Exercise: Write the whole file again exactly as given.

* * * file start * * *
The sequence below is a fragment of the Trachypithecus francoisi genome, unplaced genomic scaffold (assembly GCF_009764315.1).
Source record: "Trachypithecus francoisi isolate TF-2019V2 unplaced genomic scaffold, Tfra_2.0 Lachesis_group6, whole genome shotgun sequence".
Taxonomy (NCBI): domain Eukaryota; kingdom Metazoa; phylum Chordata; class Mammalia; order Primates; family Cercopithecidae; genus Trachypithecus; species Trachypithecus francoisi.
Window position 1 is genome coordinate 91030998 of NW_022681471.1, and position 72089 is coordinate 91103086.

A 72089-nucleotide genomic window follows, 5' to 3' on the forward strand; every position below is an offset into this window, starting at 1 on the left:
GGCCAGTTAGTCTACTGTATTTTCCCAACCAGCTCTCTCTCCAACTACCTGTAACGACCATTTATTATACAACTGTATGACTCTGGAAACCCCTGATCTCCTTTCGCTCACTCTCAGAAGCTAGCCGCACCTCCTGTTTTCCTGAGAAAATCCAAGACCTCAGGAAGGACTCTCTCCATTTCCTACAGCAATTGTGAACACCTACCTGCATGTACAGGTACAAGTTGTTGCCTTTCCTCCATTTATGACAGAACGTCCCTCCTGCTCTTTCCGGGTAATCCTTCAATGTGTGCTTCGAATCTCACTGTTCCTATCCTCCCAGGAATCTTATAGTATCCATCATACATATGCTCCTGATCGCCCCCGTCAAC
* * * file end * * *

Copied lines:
The sequence below is a fragment of the Trachypithecus francoisi genome, unplaced genomic scaffold (assembly GCF_009764315.1).
Source record: "Trachypithecus francoisi isolate TF-2019V2 unplaced genomic scaffold, Tfra_2.0 Lachesis_group6, whole genome shotgun sequence".
Taxonomy (NCBI): domain Eukaryota; kingdom Metazoa; phylum Chordata; class Mammalia; order Primates; family Cercopithecidae; genus Trachypithecus; species Trachypithecus francoisi.
Window position 1 is genome coordinate 91030998 of NW_022681471.1, and position 72089 is coordinate 91103086.

A 72089-nucleotide genomic window follows, 5' to 3' on the forward strand; every position below is an offset into this window, starting at 1 on the left:
GGCCAGTTAGTCTACTGTATTTTCCCAACCAGCTCTCTCTCCAACTACCTGTAACGACCATTTATTATACAACTGTATGACTCTGGAAACCCCTGATCTCCTTTCGCTCACTCTCAGAAGCTAGCCGCACCTCCTGTTTTCCTGAGAAAATCCAAGACCTCAGGAAGGACTCTCTCCATTTCCTACAGCAATTGTGAACACCTACCTGCATGTACAGGTACAAGTTGTTGCCTTTCCTCCATTTATGACAGAACGTCCCTCCTGCTCTTTCCGGGTAATCCTTCAATGTGTGCTTCGAATCTCACTGTTCCTATCCTCCCAGGAATCTTATAGTATCCATCATACATATGCTCCTGATCGCCCCCGTCAAC